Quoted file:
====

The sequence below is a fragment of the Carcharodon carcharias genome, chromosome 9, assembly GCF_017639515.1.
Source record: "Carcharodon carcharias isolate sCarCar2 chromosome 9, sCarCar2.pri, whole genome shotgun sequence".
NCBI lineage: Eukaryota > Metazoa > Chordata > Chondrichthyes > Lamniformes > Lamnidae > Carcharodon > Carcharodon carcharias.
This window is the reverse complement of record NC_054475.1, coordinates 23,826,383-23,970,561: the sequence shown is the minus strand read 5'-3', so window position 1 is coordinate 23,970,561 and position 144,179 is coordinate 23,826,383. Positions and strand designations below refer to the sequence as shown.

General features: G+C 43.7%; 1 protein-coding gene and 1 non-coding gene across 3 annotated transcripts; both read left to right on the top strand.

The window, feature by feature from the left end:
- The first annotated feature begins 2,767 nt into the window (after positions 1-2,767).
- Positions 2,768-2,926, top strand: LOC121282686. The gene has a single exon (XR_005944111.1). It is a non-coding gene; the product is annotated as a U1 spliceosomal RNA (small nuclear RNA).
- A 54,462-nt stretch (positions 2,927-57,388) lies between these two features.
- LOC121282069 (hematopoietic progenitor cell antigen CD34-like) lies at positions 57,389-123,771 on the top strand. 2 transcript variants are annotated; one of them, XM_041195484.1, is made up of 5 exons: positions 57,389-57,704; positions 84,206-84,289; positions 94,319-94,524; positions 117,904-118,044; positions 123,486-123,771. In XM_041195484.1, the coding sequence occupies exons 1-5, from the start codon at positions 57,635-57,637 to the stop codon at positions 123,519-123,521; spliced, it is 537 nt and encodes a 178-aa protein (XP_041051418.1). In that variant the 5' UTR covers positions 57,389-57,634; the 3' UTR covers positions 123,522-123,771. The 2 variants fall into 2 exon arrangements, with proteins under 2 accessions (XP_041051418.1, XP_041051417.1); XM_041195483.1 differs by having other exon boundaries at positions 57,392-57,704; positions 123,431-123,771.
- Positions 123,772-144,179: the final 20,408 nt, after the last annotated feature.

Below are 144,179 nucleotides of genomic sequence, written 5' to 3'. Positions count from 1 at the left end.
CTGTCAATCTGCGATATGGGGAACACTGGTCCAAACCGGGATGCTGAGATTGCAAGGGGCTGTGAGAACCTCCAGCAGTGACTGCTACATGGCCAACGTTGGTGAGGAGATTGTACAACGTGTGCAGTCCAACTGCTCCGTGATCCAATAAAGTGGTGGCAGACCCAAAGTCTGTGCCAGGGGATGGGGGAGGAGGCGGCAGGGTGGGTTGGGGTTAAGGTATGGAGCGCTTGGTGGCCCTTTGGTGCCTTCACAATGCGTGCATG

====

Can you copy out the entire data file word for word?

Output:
The sequence below is a fragment of the Carcharodon carcharias genome, chromosome 9, assembly GCF_017639515.1.
Source record: "Carcharodon carcharias isolate sCarCar2 chromosome 9, sCarCar2.pri, whole genome shotgun sequence".
NCBI lineage: Eukaryota > Metazoa > Chordata > Chondrichthyes > Lamniformes > Lamnidae > Carcharodon > Carcharodon carcharias.
This window is the reverse complement of record NC_054475.1, coordinates 23,826,383-23,970,561: the sequence shown is the minus strand read 5'-3', so window position 1 is coordinate 23,970,561 and position 144,179 is coordinate 23,826,383. Positions and strand designations below refer to the sequence as shown.

General features: G+C 43.7%; 1 protein-coding gene and 1 non-coding gene across 3 annotated transcripts; both read left to right on the top strand.

The window, feature by feature from the left end:
- The first annotated feature begins 2,767 nt into the window (after positions 1-2,767).
- Positions 2,768-2,926, top strand: LOC121282686. The gene has a single exon (XR_005944111.1). It is a non-coding gene; the product is annotated as a U1 spliceosomal RNA (small nuclear RNA).
- A 54,462-nt stretch (positions 2,927-57,388) lies between these two features.
- LOC121282069 (hematopoietic progenitor cell antigen CD34-like) lies at positions 57,389-123,771 on the top strand. 2 transcript variants are annotated; one of them, XM_041195484.1, is made up of 5 exons: positions 57,389-57,704; positions 84,206-84,289; positions 94,319-94,524; positions 117,904-118,044; positions 123,486-123,771. In XM_041195484.1, the coding sequence occupies exons 1-5, from the start codon at positions 57,635-57,637 to the stop codon at positions 123,519-123,521; spliced, it is 537 nt and encodes a 178-aa protein (XP_041051418.1). In that variant the 5' UTR covers positions 57,389-57,634; the 3' UTR covers positions 123,522-123,771. The 2 variants fall into 2 exon arrangements, with proteins under 2 accessions (XP_041051418.1, XP_041051417.1); XM_041195483.1 differs by having other exon boundaries at positions 57,392-57,704; positions 123,431-123,771.
- Positions 123,772-144,179: the final 20,408 nt, after the last annotated feature.

Below are 144,179 nucleotides of genomic sequence, written 5' to 3'. Positions count from 1 at the left end.
CTGTCAATCTGCGATATGGGGAACACTGGTCCAAACCGGGATGCTGAGATTGCAAGGGGCTGTGAGAACCTCCAGCAGTGACTGCTACATGGCCAACGTTGGTGAGGAGATTGTACAACGTGTGCAGTCCAACTGCTCCGTGATCCAATAAAGTGGTGGCAGACCCAAAGTCTGTGCCAGGGGATGGGGGAGGAGGCGGCAGGGTGGGTTGGGGTTAAGGTATGGAGCGCTTGGTGGCCCTTTGGTGCCTTCACAATGCGTGCATG